Don’t forget about outlining. Creating an outline, whether complete and full of detail, or a basic skeleton of what you want to write, can help immensely in knowing how to write an essay fast and well.
Spending just five minutes before you dive into your writing can make a huge difference. You can ensure that you have enough evidence to support your points, and when you get into the writing, you won’t struggle to keep your thoughts organized. You can just let the words flow.
There are several types of essays—expository, argumentative, and analytical, just to name a few. They’ll each require slightly different outlines than the others. But there are some main components that are the same across all essay forms.
Your introduction will usually consist of at least a hook and a thesis statement.
A hook is a sentence or two that is supposed to draw the reader in and create interest in reading the rest of your essay. You can write a hook in a few ways:
- Use statistics that are relevant to your topic
- Use a quote either from the author or a critic, or a quote that addresses the prompt.
- Ask a rhetorical question. (I typically shy away from this because it can be a tough one to get right. You want the question to make the reader think, not to simply take up space on the page.)
- Tell a short but relevant joke or anecdote.
There are tons of other ideas for writing hooks, but let’s move on to the thesis statement. This is very important because it sets up the rest of the paper.
A good thesis statement should concisely tell what the essay is going to be about. You can think of it like a preview of what’s to come.
The body is the meat and potatoes of your essay, and should be well-outlined. You should put some thought into the claims you’re going to make and the supporting evidence for each of those claims.
Your claims are going to be based on your interpretation of the text, and the evidence is going to be quotes or ideas from the text that help support those claims. These two parts will be important no matter what kind of essay you’re planning to write.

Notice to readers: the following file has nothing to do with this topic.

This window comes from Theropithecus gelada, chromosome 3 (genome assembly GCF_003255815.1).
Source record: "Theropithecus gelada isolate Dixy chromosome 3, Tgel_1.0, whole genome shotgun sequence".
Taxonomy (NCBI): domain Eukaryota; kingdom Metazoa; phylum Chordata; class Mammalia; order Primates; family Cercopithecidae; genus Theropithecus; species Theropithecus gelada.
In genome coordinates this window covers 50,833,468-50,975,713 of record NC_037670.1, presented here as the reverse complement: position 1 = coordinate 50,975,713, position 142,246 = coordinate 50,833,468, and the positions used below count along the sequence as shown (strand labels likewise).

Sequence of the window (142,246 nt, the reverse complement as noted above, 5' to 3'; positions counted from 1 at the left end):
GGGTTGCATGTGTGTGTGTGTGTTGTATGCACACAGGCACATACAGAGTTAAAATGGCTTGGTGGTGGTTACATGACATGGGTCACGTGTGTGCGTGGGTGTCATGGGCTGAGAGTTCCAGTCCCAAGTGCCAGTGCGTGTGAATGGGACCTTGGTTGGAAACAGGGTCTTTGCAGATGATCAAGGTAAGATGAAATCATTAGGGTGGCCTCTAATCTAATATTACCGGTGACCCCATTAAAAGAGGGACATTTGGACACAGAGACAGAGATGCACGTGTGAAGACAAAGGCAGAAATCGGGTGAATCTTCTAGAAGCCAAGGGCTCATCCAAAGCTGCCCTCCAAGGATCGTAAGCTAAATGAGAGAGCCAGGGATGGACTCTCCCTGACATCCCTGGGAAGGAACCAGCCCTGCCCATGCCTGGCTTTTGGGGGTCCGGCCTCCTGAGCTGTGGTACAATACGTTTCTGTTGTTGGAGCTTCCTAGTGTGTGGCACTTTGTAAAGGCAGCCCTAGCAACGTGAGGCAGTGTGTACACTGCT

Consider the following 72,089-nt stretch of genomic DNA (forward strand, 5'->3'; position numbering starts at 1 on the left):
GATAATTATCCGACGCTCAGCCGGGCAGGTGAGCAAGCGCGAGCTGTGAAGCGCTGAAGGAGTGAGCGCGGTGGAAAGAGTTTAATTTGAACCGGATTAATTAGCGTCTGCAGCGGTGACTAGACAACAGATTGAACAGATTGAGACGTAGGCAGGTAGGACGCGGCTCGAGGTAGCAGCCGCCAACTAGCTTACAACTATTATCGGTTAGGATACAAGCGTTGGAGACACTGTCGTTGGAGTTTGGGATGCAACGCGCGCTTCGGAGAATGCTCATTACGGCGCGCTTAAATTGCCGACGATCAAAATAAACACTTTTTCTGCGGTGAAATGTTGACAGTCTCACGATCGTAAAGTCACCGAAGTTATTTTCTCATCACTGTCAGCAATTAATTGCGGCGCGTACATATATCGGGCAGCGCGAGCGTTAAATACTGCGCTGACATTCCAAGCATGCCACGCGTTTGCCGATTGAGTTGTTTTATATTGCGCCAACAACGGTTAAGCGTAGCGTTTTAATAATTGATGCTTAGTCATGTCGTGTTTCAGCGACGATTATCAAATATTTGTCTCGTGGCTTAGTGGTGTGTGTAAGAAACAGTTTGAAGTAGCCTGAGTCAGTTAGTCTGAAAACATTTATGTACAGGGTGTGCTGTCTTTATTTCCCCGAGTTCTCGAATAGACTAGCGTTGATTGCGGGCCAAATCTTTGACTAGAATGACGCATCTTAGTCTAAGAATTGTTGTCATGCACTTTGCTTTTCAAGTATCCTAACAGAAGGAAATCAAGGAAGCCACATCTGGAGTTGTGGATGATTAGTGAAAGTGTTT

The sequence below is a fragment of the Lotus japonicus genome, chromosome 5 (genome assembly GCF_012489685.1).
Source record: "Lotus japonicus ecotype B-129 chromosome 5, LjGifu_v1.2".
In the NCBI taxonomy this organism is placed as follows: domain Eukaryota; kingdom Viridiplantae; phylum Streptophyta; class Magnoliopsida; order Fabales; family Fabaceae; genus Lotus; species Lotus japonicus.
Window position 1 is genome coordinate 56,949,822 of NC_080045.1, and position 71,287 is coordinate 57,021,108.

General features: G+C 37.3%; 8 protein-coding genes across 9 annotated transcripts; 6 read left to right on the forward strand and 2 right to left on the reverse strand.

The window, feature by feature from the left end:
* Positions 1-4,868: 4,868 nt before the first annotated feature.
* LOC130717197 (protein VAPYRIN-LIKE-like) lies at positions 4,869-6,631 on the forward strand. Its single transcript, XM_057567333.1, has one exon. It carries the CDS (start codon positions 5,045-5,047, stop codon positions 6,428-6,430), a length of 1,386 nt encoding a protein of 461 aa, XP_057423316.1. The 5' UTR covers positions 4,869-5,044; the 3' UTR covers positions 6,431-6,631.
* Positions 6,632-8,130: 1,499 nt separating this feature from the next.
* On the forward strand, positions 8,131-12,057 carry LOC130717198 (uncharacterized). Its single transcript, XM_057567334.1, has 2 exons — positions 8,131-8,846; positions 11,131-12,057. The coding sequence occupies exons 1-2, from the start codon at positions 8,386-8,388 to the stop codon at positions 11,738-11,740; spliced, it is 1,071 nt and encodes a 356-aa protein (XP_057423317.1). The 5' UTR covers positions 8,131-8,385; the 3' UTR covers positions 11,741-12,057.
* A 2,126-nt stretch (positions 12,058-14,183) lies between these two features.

On my outlines, I typically only jot down a few notes for the conclusion. This includes any thoughts I think would wrap up the essay well or any questions I would want the reader to think about.
When you’re writing your conclusion, you’ll want to give a brief summary of the main points of your essay. But be careful not to have it sound too similar to your thesis statement.
This Analytical Essay Outline Will Kickstart Your Writing.
Yeah, But What Can You Do During the Actual Writing Part?
Okay, now you have an outline that will help you put the right information in the right place in your essay. But what about when you’re into the actual writing bit?
I have a couple tips for this part, too—don’t worry.
Make the Index Your Best Friend
This tip will only be useful when you can keep your text handy and, of course, when there’s an index for that book.
The idea here is that you find the words and phrases that relate to your topic. Having a list of page numbers at your fingertips for any given topic gives you that kind of ctrl + f power, but in book form.
Write the Body First
One of the biggest during-writing tips that can help with how to write an essay fast and well is to write the body first.
There are a couple reasons for this. First, the body is all the important stuff in the essay—the analysis, arguments, claims, and evidence. If you do run out of time, you want to make sure it’s all there.
Writing the body first is also helpful because introductions and conclusions can be hard. You have to grab the reader’s attention. It’s easier to just look at your outline and get right into the middle of it than to spend more time than necessary writing a catchy opening statement.
Plus, coming up with an opening statement will be easier once you have already written the body of your essay.
Other Resources to Help You Write an Essay Fast and Well
I know my tips are pretty awesome, but if they don’t work for you, or if you want additional guidance, there are plenty of other resources available to help you write an essay fast.
Check out How to Write a Timed Essay in 45 Minutes or Less.
Also try looking at other blogs like lifehack that talk about this same issue. You can even look up sample prompts or make up your own. Then time yourself on how long it takes you to write about one of them.
If you’re writing on a computer, keep Purdue OWL open on a tab in your browser. It gives information on proper citations and writing advice all in one spot.
Always remember that writing fast and writing well don’t have to be separate. You can do both, and with these simple tips, I hope you will do both.
But enough procrastinating… get to writing!